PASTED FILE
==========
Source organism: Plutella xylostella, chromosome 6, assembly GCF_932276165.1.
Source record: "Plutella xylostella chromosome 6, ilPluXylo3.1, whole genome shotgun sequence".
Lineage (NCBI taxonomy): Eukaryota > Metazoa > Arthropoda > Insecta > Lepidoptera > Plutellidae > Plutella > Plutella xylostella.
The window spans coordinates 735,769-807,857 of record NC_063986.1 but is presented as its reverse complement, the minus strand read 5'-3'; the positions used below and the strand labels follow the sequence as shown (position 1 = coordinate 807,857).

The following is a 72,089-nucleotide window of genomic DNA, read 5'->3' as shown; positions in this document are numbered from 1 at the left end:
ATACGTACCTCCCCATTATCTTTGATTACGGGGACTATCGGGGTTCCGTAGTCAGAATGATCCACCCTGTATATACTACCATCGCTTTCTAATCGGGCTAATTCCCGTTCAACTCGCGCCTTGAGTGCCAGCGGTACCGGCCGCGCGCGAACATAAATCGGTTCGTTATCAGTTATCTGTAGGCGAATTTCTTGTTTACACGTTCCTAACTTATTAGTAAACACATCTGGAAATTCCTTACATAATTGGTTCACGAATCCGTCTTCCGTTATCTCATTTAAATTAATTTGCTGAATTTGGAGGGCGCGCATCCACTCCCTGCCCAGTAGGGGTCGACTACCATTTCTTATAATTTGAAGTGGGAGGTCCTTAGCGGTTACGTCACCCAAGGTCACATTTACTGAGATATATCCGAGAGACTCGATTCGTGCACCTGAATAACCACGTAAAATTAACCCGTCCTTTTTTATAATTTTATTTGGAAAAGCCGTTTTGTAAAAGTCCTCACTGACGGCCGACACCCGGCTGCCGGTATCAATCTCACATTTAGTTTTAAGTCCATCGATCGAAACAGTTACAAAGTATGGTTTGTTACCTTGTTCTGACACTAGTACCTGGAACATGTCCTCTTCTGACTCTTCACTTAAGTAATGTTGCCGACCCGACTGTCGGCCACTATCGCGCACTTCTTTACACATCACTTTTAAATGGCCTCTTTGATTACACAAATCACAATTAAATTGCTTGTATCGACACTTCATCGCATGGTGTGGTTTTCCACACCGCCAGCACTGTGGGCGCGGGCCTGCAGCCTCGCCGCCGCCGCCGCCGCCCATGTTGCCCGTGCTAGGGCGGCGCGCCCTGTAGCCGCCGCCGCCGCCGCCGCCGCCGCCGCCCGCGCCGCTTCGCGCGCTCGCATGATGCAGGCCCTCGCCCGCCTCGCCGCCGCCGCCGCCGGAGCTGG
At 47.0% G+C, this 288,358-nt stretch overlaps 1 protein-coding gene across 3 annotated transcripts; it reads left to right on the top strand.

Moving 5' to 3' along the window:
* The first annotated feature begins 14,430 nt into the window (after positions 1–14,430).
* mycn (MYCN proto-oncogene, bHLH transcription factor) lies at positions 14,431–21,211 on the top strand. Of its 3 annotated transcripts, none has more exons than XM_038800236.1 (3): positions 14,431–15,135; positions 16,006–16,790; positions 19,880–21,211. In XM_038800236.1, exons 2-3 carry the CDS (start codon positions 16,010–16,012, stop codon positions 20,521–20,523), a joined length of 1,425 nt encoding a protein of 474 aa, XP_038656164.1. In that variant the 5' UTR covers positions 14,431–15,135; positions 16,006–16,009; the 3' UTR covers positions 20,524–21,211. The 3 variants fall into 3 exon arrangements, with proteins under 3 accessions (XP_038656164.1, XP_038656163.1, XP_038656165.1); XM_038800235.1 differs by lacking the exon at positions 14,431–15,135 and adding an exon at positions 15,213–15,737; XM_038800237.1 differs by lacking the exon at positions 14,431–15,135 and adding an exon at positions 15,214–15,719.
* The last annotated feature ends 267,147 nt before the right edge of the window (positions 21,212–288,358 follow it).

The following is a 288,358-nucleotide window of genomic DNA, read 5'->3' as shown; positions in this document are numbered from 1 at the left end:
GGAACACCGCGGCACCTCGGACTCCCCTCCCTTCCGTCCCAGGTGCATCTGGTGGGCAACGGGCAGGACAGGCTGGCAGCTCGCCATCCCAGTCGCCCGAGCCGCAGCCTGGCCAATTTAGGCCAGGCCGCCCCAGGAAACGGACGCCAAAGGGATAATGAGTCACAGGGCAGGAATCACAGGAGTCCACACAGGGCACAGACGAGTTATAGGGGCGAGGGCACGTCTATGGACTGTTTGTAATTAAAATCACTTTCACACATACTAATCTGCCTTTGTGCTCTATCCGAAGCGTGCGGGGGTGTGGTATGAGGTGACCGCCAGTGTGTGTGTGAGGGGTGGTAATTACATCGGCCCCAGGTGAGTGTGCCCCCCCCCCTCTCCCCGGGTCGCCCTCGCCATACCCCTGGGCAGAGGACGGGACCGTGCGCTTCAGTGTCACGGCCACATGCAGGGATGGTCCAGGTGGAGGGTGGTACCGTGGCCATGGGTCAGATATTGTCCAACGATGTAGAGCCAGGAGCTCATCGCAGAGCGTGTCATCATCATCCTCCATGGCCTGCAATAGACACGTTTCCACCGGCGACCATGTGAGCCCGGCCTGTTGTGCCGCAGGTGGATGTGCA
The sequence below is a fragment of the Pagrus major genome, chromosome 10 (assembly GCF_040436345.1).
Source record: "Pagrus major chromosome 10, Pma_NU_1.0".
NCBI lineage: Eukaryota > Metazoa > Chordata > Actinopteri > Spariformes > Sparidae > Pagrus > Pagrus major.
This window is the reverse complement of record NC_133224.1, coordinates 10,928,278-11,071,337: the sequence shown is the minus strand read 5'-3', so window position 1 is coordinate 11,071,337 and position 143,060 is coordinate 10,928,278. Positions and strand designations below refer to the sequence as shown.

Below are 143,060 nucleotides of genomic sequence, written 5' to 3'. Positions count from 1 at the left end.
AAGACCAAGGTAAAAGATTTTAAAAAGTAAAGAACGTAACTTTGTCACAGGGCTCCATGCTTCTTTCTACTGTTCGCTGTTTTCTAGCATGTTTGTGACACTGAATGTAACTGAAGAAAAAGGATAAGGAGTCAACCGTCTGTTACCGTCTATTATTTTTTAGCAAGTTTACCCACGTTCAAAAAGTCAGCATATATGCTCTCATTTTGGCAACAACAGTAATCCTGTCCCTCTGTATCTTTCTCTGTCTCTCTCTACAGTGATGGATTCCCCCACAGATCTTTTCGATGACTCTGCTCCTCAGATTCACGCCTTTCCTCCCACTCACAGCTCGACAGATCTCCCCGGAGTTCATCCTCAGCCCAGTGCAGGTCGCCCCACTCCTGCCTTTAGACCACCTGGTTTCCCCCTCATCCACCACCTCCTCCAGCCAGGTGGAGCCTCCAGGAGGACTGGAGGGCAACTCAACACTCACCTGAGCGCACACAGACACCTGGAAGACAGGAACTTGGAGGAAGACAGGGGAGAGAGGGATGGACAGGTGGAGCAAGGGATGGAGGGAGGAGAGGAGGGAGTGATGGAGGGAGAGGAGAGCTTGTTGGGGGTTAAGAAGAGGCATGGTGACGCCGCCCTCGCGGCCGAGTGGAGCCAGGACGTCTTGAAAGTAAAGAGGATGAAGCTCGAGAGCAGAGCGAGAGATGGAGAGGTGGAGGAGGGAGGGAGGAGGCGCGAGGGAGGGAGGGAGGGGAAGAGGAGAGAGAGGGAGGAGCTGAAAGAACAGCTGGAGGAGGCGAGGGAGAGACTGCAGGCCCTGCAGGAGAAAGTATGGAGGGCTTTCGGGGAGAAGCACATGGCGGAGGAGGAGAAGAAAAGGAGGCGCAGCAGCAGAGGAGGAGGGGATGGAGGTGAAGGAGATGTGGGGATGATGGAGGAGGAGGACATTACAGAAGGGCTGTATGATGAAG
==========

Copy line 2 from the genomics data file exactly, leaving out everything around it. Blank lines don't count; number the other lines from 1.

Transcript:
Source record: "Plutella xylostella chromosome 6, ilPluXylo3.1, whole genome shotgun sequence".